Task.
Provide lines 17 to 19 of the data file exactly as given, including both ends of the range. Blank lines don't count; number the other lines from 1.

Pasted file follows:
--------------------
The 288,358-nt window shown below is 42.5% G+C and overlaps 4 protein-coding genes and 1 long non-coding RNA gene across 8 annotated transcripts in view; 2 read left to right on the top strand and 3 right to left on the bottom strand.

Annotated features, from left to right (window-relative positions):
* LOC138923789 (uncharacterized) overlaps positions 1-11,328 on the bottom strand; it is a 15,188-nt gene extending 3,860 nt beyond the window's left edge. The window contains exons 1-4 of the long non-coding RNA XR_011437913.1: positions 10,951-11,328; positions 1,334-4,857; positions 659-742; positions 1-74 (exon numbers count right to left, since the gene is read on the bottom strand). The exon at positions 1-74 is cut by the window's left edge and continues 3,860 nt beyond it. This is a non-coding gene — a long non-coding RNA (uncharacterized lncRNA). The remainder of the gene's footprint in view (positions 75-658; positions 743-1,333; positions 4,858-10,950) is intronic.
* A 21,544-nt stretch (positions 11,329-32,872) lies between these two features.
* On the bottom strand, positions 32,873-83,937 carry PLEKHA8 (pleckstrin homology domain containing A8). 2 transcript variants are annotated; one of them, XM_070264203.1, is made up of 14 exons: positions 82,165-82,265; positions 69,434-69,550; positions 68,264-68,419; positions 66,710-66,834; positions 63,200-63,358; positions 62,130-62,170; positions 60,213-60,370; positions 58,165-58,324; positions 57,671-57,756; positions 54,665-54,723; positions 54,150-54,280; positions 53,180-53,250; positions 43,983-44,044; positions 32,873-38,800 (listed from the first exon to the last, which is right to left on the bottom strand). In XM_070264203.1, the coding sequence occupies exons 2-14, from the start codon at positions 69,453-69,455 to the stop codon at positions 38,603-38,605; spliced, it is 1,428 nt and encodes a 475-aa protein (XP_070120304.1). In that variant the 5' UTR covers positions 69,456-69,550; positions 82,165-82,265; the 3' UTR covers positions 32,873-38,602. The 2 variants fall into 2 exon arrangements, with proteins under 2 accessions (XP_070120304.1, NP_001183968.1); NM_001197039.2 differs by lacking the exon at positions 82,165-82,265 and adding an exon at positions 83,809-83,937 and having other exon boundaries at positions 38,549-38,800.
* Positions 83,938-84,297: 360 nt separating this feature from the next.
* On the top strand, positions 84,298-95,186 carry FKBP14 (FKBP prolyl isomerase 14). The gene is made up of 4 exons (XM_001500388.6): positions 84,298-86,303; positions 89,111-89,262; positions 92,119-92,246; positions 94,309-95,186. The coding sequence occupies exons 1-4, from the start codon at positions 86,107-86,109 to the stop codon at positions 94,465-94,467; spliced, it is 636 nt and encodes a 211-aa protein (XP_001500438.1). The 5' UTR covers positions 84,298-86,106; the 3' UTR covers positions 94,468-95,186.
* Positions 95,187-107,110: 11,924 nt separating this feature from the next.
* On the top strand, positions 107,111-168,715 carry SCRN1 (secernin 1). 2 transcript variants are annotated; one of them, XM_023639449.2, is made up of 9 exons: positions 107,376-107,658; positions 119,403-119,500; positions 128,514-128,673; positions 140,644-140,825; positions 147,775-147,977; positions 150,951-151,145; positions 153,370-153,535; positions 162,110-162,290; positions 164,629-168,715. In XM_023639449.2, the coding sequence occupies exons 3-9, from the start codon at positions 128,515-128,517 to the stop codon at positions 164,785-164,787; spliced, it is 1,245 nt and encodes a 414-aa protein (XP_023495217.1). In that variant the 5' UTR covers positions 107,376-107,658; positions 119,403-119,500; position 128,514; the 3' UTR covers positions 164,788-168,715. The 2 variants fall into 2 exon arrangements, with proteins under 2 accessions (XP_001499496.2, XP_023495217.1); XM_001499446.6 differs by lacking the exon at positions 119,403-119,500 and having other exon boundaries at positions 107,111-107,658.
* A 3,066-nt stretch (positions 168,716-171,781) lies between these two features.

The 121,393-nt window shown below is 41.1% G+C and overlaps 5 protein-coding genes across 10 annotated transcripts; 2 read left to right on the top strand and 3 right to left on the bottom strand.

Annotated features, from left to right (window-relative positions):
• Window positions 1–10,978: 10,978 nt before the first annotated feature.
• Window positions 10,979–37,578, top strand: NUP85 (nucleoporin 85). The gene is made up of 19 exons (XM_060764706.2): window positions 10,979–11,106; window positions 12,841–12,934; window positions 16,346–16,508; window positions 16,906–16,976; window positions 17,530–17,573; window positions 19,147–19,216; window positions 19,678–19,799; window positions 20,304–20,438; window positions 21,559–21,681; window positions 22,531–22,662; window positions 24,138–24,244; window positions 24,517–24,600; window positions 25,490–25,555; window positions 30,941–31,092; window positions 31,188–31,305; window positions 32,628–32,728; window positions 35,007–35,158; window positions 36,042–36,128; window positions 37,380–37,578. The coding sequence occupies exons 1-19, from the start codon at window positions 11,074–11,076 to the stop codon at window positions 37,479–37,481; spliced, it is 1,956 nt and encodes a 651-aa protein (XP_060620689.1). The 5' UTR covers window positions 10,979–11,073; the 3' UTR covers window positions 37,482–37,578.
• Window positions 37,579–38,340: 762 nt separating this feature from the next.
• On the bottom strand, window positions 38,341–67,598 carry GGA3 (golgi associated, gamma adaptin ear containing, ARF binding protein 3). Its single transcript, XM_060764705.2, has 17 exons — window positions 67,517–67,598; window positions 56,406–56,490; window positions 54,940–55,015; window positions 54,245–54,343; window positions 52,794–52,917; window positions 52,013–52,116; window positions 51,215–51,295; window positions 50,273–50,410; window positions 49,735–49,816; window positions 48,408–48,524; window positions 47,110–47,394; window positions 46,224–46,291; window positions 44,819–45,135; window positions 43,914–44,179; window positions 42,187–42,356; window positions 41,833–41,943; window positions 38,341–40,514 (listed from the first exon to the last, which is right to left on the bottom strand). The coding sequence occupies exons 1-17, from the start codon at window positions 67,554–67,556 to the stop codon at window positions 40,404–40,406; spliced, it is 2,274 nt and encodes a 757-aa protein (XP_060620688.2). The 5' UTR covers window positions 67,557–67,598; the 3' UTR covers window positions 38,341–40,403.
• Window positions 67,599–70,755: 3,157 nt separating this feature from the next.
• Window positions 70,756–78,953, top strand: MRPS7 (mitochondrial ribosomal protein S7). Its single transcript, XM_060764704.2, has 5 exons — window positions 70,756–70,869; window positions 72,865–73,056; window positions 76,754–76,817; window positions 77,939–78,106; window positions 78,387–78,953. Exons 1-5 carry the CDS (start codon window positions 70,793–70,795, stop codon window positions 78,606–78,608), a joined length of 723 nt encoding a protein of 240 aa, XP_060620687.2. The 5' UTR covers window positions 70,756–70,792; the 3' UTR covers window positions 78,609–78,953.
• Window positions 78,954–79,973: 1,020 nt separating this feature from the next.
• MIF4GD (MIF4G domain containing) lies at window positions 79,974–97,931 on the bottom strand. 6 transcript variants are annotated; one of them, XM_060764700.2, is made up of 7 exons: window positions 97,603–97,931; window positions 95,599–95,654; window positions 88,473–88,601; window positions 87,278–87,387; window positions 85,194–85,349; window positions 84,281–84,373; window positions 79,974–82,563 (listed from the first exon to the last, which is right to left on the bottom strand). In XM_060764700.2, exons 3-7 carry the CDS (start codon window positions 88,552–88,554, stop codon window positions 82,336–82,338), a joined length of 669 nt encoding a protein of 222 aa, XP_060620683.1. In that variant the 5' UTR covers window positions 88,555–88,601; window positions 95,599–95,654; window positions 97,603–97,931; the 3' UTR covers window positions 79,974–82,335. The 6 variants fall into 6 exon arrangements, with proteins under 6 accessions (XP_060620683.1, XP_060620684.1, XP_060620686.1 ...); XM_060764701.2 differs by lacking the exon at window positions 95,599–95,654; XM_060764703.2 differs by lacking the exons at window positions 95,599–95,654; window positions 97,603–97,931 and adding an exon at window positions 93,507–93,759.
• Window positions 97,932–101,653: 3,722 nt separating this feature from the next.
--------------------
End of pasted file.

• Window positions 67,599–70,755: 3,157 nt separating this feature from the next.
• Window positions 70,756–78,953, top strand: MRPS7 (mitochondrial ribosomal protein S7). Its single transcript, XM_060764704.2, has 5 exons — window positions 70,756–70,869; window positions 72,865–73,056; window positions 76,754–76,817; window positions 77,939–78,106; window positions 78,387–78,953. Exons 1-5 carry the CDS (start codon window positions 70,793–70,795, stop codon window positions 78,606–78,608), a joined length of 723 nt encoding a protein of 240 aa, XP_060620687.2. The 5' UTR covers window positions 70,756–70,792; the 3' UTR covers window positions 78,609–78,953.
• Window positions 78,954–79,973: 1,020 nt separating this feature from the next.